Trading rules, do they have to be broken sometimes?

Nov 14, 2010
79
2
18
#1
Ok this is in reference to a post I made earlier....

http://www.trade2win.com/boards/first-steps/123474-where-set-stop-losses.html

In which I had set rules for setting my stop losses and today they had to be broken, I'm kinda new to this and learning the ropes so to speak and constantly need to slightly adjust things to get it right.

However I have always learnt that a successful trader is someone who has a set of rules and a method and sticks to them with strong discipline. However are there times when these rules have to be broken in order to succeed? I'm somewhat confused now.
 

shadowninja

Well-known member
Jul 22, 2007
5,524
641
173
www.helpforheroes.org.uk
#2
I suppose I could ask you to define "broken". You could argue that as the market conditions change, then you have to adjust the rules to suit - is this breaking the rules or merely an evolution of the rules? Or if you are convinced you're right and you're in a big loss, do you average down and hope the market comes back?
 

shadowninja

Well-known member
Jul 22, 2007
5,524
641
173
www.helpforheroes.org.uk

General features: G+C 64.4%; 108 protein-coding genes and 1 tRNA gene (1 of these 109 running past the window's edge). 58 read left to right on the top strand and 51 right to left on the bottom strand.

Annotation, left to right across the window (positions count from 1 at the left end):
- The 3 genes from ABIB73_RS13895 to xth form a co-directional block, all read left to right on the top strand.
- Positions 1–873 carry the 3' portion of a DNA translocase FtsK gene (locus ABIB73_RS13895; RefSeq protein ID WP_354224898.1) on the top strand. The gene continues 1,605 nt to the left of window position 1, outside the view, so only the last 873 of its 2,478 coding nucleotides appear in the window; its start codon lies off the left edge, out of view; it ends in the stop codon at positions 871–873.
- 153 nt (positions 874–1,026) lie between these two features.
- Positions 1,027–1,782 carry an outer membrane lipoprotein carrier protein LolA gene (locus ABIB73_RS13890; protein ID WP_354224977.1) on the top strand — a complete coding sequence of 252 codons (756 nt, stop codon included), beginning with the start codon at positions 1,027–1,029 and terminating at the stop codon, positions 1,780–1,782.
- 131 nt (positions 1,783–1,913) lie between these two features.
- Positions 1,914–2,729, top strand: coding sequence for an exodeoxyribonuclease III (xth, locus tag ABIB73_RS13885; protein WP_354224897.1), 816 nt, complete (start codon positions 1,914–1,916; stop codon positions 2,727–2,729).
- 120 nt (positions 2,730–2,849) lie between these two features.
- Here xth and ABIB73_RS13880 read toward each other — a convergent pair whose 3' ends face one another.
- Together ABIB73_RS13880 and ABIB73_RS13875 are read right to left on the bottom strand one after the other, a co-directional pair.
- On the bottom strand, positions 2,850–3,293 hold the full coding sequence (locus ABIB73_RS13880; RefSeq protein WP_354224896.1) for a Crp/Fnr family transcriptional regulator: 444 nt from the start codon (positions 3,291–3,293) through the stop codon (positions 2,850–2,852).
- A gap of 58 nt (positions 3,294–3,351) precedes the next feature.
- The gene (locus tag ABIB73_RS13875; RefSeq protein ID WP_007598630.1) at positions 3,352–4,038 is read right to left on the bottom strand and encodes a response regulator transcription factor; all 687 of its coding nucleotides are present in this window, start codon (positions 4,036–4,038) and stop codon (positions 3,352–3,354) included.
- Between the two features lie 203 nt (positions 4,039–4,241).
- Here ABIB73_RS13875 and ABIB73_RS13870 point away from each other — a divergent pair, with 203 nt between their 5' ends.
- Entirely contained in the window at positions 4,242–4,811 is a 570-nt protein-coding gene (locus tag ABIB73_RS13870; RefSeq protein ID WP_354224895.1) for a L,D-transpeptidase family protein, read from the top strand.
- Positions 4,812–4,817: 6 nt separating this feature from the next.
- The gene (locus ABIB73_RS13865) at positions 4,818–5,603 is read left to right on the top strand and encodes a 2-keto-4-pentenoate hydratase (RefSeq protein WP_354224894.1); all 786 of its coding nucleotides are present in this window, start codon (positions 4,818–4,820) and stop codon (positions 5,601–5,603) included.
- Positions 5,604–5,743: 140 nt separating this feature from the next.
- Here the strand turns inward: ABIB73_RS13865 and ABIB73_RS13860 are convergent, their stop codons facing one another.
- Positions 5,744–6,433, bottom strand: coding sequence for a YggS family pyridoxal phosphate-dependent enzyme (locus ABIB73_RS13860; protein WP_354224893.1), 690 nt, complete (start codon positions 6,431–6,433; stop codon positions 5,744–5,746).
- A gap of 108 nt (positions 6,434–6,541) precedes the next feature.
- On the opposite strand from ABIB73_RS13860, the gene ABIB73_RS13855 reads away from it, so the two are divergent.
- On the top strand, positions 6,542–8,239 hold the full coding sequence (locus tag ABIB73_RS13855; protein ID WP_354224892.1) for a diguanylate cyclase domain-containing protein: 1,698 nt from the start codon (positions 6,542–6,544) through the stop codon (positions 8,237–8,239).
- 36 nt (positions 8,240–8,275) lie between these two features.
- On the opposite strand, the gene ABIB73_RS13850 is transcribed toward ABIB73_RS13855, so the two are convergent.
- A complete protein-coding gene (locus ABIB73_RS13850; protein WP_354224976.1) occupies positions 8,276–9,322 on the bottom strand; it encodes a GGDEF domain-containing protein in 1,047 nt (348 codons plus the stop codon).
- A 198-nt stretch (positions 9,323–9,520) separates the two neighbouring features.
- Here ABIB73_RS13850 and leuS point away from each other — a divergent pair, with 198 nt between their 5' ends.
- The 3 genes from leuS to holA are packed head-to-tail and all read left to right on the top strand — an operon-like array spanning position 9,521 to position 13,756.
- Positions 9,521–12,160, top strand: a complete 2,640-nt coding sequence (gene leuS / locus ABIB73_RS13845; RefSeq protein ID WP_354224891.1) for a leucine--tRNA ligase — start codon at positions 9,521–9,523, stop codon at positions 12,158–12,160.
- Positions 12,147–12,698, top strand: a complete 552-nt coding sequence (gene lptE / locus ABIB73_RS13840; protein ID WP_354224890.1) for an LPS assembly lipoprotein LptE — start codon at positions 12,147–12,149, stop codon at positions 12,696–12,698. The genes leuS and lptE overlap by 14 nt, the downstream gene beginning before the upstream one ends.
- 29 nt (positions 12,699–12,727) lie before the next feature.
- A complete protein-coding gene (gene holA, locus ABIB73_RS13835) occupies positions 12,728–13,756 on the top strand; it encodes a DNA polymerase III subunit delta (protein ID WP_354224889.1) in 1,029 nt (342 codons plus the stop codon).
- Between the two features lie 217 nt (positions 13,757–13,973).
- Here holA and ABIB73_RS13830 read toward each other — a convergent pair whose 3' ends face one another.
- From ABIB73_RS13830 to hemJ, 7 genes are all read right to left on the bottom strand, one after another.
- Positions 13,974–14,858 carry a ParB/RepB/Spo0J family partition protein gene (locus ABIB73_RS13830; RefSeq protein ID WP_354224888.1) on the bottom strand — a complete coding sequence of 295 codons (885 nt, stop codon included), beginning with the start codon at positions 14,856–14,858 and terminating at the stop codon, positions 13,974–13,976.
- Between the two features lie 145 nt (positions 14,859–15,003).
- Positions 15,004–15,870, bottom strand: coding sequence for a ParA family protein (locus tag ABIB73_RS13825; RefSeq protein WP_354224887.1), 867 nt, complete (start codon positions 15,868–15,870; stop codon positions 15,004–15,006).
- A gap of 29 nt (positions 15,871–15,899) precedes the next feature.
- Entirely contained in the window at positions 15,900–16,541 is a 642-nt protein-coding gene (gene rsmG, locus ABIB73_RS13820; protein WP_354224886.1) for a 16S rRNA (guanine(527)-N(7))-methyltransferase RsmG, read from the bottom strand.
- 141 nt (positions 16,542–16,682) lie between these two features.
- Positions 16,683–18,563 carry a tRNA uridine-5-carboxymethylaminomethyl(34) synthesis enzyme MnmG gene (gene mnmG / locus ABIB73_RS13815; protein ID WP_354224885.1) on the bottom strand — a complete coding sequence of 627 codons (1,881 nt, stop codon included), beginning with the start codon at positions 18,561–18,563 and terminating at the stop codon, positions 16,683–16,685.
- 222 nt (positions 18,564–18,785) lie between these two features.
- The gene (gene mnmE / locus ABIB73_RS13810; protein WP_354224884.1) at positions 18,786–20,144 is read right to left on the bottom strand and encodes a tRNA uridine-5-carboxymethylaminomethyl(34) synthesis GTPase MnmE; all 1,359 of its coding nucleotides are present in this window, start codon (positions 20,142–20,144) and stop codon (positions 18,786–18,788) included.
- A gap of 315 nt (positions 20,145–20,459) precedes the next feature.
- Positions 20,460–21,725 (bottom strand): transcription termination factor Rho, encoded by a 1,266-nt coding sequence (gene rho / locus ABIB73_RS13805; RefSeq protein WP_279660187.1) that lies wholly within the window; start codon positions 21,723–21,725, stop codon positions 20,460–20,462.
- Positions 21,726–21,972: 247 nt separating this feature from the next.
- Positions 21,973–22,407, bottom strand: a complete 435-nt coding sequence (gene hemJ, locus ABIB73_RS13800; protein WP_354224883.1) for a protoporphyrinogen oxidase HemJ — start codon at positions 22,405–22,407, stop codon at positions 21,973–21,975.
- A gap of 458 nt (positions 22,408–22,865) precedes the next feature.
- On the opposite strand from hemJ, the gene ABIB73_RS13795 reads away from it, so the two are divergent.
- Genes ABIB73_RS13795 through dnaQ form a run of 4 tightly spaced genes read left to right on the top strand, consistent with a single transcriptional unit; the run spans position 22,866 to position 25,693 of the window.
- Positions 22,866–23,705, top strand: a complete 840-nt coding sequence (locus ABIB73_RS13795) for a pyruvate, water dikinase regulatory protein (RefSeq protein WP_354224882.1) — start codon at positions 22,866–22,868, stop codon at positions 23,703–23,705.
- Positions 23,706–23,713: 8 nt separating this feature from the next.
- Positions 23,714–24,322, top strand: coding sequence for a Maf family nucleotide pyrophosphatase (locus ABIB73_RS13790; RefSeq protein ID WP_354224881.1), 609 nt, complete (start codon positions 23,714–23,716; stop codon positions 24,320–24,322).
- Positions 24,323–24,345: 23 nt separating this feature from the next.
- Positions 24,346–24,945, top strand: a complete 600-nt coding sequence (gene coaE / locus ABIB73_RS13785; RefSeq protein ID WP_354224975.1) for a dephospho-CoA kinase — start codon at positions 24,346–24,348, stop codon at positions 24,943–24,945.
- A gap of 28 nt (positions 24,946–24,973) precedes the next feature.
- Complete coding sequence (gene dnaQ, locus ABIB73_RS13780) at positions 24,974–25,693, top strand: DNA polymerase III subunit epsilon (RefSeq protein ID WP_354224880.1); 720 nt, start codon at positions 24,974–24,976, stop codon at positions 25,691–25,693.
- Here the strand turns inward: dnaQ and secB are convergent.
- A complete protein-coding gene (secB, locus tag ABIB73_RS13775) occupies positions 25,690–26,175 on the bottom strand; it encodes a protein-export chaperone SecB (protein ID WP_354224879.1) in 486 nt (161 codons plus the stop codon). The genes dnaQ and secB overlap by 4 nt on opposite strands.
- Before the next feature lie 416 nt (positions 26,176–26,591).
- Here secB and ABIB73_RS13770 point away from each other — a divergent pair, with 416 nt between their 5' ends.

#3
An example: I enter a position. It takes me a moment to set a stop loss. Imagine there's a power cut and I haven't set the stop. An hour later, I manage to log in and see I'm down three times my stop size. I have three options:
1) Close the position
2) Average down and hope I'm right even though I'm now in a loss three times my intended size
3) Sit tight and hope it comes back

As I've never been in this situation before, I have not been able to test likely outcomes. Any analysis will be biased in favour of the direction of my trade. So, I would close the position and take a bigger than normal loss. It could fall further, leaving me in a much bigger hole. A 3x stop loss isn't difficult to recoup.
 
Nov 14, 2010
79
2
18
#4
You never average down, and you never sit there hoping that things we turn your way this is how you make big losses in your account. If you were to change these rules you will have big problems, I have this ingrained in my head after having it pounded in numerous times. There are few rules like that which I feel you should not change under any circumstances else you will fail.